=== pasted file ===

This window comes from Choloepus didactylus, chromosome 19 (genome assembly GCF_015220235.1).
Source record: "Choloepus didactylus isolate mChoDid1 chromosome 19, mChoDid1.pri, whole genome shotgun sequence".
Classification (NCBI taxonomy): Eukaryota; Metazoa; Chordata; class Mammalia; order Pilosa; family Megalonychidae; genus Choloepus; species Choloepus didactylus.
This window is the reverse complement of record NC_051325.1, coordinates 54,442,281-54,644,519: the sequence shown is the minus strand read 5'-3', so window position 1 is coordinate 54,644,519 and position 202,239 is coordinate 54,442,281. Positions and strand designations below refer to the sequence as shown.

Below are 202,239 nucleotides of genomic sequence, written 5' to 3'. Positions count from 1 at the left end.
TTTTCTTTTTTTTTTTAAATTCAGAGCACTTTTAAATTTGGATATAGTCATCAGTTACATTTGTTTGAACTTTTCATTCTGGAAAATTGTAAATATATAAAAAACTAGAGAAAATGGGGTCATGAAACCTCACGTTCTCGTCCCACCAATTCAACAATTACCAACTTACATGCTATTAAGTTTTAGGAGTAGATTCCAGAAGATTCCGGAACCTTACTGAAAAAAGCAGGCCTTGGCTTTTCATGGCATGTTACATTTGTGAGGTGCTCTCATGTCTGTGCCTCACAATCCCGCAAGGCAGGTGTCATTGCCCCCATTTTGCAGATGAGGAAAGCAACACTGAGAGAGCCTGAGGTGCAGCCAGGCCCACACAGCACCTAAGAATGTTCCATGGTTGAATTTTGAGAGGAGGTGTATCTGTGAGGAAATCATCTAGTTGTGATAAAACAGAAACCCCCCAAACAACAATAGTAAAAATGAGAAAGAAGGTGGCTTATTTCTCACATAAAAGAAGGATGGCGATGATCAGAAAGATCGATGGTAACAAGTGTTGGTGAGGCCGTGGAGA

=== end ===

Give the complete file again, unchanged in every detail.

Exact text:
This window comes from Choloepus didactylus, chromosome 19 (genome assembly GCF_015220235.1).
Source record: "Choloepus didactylus isolate mChoDid1 chromosome 19, mChoDid1.pri, whole genome shotgun sequence".
Classification (NCBI taxonomy): Eukaryota; Metazoa; Chordata; class Mammalia; order Pilosa; family Megalonychidae; genus Choloepus; species Choloepus didactylus.
This window is the reverse complement of record NC_051325.1, coordinates 54,442,281-54,644,519: the sequence shown is the minus strand read 5'-3', so window position 1 is coordinate 54,644,519 and position 202,239 is coordinate 54,442,281. Positions and strand designations below refer to the sequence as shown.

Below are 202,239 nucleotides of genomic sequence, written 5' to 3'. Positions count from 1 at the left end.
TTTTCTTTTTTTTTTTAAATTCAGAGCACTTTTAAATTTGGATATAGTCATCAGTTACATTTGTTTGAACTTTTCATTCTGGAAAATTGTAAATATATAAAAAACTAGAGAAAATGGGGTCATGAAACCTCACGTTCTCGTCCCACCAATTCAACAATTACCAACTTACATGCTATTAAGTTTTAGGAGTAGATTCCAGAAGATTCCGGAACCTTACTGAAAAAAGCAGGCCTTGGCTTTTCATGGCATGTTACATTTGTGAGGTGCTCTCATGTCTGTGCCTCACAATCCCGCAAGGCAGGTGTCATTGCCCCCATTTTGCAGATGAGGAAAGCAACACTGAGAGAGCCTGAGGTGCAGCCAGGCCCACACAGCACCTAAGAATGTTCCATGGTTGAATTTTGAGAGGAGGTGTATCTGTGAGGAAATCATCTAGTTGTGATAAAACAGAAACCCCCCAAACAACAATAGTAAAAATGAGAAAGAAGGTGGCTTATTTCTCACATAAAAGAAGGATGGCGATGATCAGAAAGATCGATGGTAACAAGTGTTGGTGAGGCCGTGGAGA